`§ 812(b)(1)(B) with respect to cannabis is arbitrary and
`capricious or otherwise contrary to law; and (2) that
`21 U.S.C. § 811(d)(1) constitutes an unconstitutional
`delegation of legislative power. Neither of these arguments
`was made in Zyszkiewicz’s petition.


`The government moved to dismiss for failure to exhaust
`administrative remedies. A motions panel of this court
`denied the government’s motion without prejudice to
`presenting the argument in its brief to the merits panel.
`II. Discussion
`The government makes two preliminary arguments:
`(1) that Petitioners lack standing under Article III and (2) that
`Petitioners have failed to exhaust their administrative
`remedies under the CSA. We conclude that Petitioners have
`Article III standing, but that they have failed to exhaust their
`administrative remedies. We therefore dismiss the petition
`without reaching the merits.
`A. Article III Standing
`Article III standing requires that a plaintiff demonstrate
`(1) an “injury in fact,” (2) “a causal connection between the
`injury and the conduct complained of,” and (3) a likelihood
`“that the injury will be redressed by a favorable decision.”
`Lujan v. Defs. of Wildlife, 504 U.S. 555, 560–61 (1992)
`(quotations omitted). “An injury in fact is an invasion of a
`legally protected interest that is concrete and particularized
`and actual or imminent, not conjectural or hypothetical.”
`Novak v. United States, 795 F.3d 1012, 1018 (9th Cir. 2015)
`(quotation marks and alteration omitted) (citing Lujan,
`504 U.S. at 560). “Because a generalized grievance is not a
`particularized injury, a suit alleging only generalized
`grievances fails for lack of standing.” Id. “The fact that a
`harm is widely shared does not necessarily render it a
`generalized grievance.” Ecological Rts. Found. v. Pac. Gas
`& Elec. Co., 874 F.3d 1083, 1093 (9th Cir. 2017) (alteration
`omitted) (quoting Novak, 795 F.3d at 1018). “Rather, a


`grievance too ‘generalized’ for standing purposes is one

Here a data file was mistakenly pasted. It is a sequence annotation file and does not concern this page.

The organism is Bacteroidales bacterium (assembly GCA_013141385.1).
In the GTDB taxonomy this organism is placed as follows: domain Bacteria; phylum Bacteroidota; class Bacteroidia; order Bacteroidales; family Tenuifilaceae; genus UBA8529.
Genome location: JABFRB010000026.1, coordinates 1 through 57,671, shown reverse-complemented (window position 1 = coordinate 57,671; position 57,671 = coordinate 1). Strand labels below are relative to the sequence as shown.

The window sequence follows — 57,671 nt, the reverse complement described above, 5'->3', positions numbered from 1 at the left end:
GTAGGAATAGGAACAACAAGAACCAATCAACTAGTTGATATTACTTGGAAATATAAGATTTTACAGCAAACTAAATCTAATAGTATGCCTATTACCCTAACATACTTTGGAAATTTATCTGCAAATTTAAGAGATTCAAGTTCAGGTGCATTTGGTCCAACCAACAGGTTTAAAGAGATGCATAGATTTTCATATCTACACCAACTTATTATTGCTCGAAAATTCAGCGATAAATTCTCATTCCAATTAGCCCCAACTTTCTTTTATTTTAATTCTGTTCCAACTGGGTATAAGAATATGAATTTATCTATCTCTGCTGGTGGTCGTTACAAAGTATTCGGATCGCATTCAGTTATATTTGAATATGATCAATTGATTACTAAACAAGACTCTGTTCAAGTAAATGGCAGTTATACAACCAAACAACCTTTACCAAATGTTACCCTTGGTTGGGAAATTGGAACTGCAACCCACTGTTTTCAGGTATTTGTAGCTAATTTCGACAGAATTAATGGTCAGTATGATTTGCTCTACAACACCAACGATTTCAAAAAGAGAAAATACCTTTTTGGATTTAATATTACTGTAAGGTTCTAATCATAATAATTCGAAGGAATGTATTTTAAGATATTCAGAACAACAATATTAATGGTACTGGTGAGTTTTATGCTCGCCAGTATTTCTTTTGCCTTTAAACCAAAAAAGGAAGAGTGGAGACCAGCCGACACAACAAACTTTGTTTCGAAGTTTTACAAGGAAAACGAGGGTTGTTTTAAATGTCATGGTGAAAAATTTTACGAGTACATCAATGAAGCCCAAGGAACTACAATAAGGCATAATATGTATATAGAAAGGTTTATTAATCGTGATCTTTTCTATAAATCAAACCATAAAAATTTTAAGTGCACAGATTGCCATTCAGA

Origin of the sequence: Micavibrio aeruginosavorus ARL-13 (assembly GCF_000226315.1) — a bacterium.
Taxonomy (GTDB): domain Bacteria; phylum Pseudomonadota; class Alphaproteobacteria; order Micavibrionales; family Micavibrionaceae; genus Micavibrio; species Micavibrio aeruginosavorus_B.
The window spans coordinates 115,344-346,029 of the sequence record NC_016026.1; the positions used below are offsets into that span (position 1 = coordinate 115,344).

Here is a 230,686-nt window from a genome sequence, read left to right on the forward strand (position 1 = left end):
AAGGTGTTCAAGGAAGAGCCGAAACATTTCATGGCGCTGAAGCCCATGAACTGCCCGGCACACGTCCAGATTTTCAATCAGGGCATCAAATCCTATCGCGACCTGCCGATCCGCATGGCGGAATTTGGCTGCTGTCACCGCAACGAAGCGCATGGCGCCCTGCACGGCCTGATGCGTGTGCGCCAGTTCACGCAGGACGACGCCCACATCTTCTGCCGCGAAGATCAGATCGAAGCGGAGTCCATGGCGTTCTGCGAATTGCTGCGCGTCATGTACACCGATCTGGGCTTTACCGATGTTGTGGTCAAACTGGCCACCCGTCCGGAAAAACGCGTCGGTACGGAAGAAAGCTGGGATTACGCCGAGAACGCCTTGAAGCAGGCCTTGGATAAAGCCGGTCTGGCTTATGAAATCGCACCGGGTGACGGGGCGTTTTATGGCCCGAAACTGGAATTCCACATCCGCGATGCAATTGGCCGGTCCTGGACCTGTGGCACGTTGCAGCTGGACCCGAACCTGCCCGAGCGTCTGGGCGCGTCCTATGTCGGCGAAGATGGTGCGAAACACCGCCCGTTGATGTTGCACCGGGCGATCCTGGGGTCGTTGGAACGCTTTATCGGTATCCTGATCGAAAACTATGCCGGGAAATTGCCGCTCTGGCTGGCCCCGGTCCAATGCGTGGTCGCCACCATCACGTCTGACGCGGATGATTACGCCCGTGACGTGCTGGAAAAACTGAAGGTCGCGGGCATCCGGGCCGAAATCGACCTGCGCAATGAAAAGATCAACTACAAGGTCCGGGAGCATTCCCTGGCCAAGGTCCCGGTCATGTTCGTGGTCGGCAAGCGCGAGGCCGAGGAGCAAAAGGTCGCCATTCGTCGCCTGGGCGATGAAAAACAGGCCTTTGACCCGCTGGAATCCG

`characterized by its ‘abstract and indefinite nature—for
`example, harm to the common concern for obedience to
`law.’” Id. (quoting Novak, 795 F.3d at 1018).
`The government argues that Petitioners lack Article III
`standing because they assert only a generalized grievance.
`Characterizing Petitioners’ challenge as based on an asserted
`interest in the Executive Branch following the law, the
`government argues that Petitioners lack standing because that
`interest is common to all who may wish to reschedule
`controlled substances. The government may be right that
`such an interest is too generalized to warrant Article III
`standing, but Petitioners do not assert only a generalized
` Rather, they contend they suffer direct and
`particularized harms due to the misclassification of cannabis.
`Dr. Sisley and her associated institutions contend that the
`misclassification impedes their research efforts, and the
`veterans contend that it forecloses their access to medical
`treatment with cannabis through the Department of Veterans
`Affairs. The government also argues Petitioners’ claims rest
`“on the legal rights or interests of third parties.” While it is
`undoubtedly true that the interests of third parties would be
`affected by a rescheduling of cannabis, this fact does not
`diminish Petitioners’ direct and particularized interest in
`rescheduling. See Americans for Safe Access v. DEA,
`706 F.3d 438, 445–49 (D.C. Cir. 2013).
`We therefore conclude that Petitioners have Article III


`B. Failure to Exhaust
`“The doctrine of exhaustion of administrative remedies is
`well established in the jurisprudence of administrative law.”
`Woodford v. Ngo, 548 U.S. 81, 88 (2006) (quoting McKart v.
`United States, 395 U.S. 185, 193 (1969)); see Myers v.
`Bethlehem Shipbuilding Corp., 303 U.S. 41, 50–51 (1938).
`“[P]roper exhaustion of administrative remedies . . . means
`using all steps that the agency holds out, and doing so
`properly (so that the agency addresses the issues on the
`merits).” Woodford, 548 U.S. at 90 (quotations and emphasis
`omitted). “As a general rule . . . courts should not topple over
`administrative decisions unless the administrative body not